(1) Develop a Wrapper: The wrapper's main task is to parse the display screens that appear on the user's Web browser to identify the "elements of interest" that DLSI will make into link anchors. First, wrappers will parse the display based on an understanding of the structure of its content. Second, DLSI will parse the display content using lexical analysis to identify additional elements of interest. If a service can operate on an element, DLSI will generate a link anchor over the element. Among the links generated for that anchor will be a link leading directly to that service's feature.

(2) Develop Relationship Rules: Relationship rules specify the "structural relationships" for automatically generating links for recognized object types within the system being integrated.

(3) Initiate Communications: Several possible ways exist to ensure information passes between the system being integrated and the wrapper.

Most other kinds of information systems could be integrated in the same manner as digital library collections and services.


We need to emphasize that DLSI generates the vast majority of link anchors and links automatically. If a system can operate on an element, DLSI will generate a link leading directly to that system's feature. For example, if there were a discussion thread about a course, any time that course's identifier would appear in a screen or document, DLSI would automatically detect this and add an anchor over the course identifier.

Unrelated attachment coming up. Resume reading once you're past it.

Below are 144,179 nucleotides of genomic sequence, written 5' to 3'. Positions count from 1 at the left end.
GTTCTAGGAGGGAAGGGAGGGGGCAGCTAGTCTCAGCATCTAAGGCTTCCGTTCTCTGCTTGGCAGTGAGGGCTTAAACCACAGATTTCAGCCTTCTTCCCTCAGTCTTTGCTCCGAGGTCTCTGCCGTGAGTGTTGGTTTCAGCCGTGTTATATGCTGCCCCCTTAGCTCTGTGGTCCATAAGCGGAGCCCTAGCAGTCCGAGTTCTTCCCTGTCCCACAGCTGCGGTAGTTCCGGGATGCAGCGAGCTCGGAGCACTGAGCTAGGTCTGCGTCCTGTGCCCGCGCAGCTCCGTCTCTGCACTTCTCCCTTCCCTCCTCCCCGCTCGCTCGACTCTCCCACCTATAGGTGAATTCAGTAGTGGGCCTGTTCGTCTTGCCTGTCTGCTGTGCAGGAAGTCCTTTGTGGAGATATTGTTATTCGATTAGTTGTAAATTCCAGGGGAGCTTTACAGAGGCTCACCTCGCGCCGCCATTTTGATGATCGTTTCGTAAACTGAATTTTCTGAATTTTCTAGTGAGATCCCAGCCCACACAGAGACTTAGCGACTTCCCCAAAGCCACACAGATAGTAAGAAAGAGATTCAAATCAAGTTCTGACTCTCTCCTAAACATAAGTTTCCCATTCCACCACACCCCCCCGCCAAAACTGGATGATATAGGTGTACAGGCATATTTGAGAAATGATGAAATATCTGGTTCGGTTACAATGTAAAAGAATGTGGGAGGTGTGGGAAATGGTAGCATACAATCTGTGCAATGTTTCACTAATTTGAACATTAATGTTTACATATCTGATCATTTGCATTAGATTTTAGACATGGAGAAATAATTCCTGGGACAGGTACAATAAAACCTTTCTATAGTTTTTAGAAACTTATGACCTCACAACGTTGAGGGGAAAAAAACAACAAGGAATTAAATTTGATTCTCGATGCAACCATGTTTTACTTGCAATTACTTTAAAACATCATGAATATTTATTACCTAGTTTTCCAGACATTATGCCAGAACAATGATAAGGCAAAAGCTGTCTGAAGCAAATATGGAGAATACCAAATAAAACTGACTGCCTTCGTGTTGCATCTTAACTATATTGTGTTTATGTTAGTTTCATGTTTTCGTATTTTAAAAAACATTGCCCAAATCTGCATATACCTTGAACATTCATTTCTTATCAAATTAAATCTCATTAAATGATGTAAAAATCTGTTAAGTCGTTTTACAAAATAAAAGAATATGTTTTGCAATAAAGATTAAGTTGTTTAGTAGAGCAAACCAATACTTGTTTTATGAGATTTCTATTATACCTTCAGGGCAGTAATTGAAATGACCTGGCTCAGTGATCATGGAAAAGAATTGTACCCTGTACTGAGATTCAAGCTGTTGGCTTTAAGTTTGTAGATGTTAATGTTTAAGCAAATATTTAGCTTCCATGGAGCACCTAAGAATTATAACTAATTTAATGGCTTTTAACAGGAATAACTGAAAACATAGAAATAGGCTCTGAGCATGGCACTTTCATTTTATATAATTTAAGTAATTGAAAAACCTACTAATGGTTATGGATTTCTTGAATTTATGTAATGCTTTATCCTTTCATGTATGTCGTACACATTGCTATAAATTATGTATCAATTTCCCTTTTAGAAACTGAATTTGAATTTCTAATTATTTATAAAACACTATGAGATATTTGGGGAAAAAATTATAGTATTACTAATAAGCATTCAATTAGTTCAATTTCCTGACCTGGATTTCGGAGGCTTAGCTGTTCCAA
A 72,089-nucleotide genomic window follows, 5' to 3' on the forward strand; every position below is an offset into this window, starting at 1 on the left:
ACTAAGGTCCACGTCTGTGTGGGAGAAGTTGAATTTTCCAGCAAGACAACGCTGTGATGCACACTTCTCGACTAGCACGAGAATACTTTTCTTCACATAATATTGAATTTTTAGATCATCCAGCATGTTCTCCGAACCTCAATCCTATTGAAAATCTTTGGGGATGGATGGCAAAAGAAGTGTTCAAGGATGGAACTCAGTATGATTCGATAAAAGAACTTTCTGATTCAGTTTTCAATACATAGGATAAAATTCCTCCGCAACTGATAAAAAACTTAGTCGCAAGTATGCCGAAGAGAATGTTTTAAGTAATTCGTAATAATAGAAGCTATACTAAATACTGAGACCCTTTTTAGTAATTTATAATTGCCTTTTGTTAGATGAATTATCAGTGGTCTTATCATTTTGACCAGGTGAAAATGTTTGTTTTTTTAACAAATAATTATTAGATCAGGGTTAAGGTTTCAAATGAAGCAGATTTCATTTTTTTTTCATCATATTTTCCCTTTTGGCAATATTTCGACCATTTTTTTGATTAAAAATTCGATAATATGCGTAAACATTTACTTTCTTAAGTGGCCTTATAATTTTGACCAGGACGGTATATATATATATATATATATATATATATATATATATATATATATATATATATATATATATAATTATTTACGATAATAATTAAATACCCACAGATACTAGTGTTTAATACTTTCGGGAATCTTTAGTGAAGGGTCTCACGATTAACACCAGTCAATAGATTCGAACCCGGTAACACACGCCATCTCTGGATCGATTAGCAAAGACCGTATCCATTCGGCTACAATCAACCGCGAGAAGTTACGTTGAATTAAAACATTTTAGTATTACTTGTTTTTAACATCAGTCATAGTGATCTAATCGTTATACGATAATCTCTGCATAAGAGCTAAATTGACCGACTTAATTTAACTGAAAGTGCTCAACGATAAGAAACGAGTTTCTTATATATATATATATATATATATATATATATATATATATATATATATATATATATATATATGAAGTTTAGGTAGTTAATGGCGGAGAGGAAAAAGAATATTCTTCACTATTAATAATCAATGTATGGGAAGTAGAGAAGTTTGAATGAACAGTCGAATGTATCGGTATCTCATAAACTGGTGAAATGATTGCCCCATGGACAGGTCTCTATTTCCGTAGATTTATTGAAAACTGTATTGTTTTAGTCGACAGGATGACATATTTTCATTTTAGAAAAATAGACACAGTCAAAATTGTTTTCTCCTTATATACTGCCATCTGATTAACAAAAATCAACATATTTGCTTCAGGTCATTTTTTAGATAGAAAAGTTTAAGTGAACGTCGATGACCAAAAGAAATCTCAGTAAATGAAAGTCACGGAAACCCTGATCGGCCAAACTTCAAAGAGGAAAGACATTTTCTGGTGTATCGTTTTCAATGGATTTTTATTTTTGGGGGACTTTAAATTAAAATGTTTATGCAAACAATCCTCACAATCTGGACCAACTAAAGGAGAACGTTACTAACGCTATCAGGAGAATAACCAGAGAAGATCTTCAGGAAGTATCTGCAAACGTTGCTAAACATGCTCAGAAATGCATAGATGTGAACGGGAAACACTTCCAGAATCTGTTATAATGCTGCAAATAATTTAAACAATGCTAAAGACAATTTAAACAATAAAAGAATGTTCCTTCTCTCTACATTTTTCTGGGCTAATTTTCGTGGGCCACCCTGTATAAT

DLSI typically generates link anchors in two ways. First, "wrappers" parse screens and documents based on an understanding of the structure of the system's displays (i.e., using form templates, XML markup or parsing rules). Most anchors are identified in this manner.

Second, DLSI parses the screen and document content using lexical analysis to identify additional anchors. DLSI generates links automatically based on relationship rules.


Relationship rules define which relationships (links) should be available for which kinds of elements. For example, in Figure 1, the relationship rule underlying the first concept link would include the following parameters:

  • the element type (in this case "concept")
  • the link display label ("Ask an expert...")
  • relationship metadata (semantic type, keywords, etc., useful for filtering)
  • the destination collection or service (in this case the Virtual Reference Desk)
  • the exact command to send to the destination system
  • any relevant conditions for including this relationship (including access restrictions)

Because they operate at the "class" or "kind of element" level, each relationship rule works for every element of that class. E.g., the rule above applies to any "concept" found in any document displayed.

Each relationship rule represents a single relationship for a single element class. As elements can have many relationships, each element class can have several relationship rules. Each element instance triggers the same set of relationship rules, assuming conditions are satisfied for each. In Figure 1, nine relationship rules triggered for the "concept" element (or more rules triggered, but the filtering mechanism produced this customized list).